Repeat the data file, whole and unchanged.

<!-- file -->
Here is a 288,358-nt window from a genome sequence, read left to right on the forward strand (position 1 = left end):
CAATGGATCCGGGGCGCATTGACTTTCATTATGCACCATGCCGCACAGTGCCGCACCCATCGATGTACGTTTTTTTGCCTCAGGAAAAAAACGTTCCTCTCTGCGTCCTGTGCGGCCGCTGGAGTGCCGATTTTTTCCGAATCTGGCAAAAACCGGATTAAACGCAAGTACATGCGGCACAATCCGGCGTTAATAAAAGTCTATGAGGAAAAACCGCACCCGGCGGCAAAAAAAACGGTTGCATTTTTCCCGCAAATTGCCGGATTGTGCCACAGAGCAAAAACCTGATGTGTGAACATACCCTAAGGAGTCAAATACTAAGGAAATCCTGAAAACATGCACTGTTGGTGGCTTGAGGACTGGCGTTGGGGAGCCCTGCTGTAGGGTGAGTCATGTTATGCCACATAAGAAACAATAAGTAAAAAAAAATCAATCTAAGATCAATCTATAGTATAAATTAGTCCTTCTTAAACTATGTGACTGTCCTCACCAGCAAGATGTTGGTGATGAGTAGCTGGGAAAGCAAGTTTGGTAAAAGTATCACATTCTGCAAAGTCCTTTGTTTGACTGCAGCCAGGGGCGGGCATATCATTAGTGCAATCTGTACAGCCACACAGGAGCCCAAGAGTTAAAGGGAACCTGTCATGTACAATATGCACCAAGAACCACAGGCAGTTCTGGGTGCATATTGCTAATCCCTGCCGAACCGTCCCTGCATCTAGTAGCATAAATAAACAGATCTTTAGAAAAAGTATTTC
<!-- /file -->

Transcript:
Here is a 288,358-nt window from a genome sequence, read left to right on the forward strand (position 1 = left end):
CAATGGATCCGGGGCGCATTGACTTTCATTATGCACCATGCCGCACAGTGCCGCACCCATCGATGTACGTTTTTTTGCCTCAGGAAAAAAACGTTCCTCTCTGCGTCCTGTGCGGCCGCTGGAGTGCCGATTTTTTCCGAATCTGGCAAAAACCGGATTAAACGCAAGTACATGCGGCACAATCCGGCGTTAATAAAAGTCTATGAGGAAAAACCGCACCCGGCGGCAAAAAAAACGGTTGCATTTTTCCCGCAAATTGCCGGATTGTGCCACAGAGCAAAAACCTGATGTGTGAACATACCCTAAGGAGTCAAATACTAAGGAAATCCTGAAAACATGCACTGTTGGTGGCTTGAGGACTGGCGTTGGGGAGCCCTGCTGTAGGGTGAGTCATGTTATGCCACATAAGAAACAATAAGTAAAAAAAAATCAATCTAAGATCAATCTATAGTATAAATTAGTCCTTCTTAAACTATGTGACTGTCCTCACCAGCAAGATGTTGGTGATGAGTAGCTGGGAAAGCAAGTTTGGTAAAAGTATCACATTCTGCAAAGTCCTTTGTTTGACTGCAGCCAGGGGCGGGCATATCATTAGTGCAATCTGTACAGCCACACAGGAGCCCAAGAGTTAAAGGGAACCTGTCATGTACAATATGCACCAAGAACCACAGGCAGTTCTGGGTGCATATTGCTAATCCCTGCCGAACCGTCCCTGCATCTAGTAGCATAAATAAACAGATCTTTAGAAAAAGTATTTC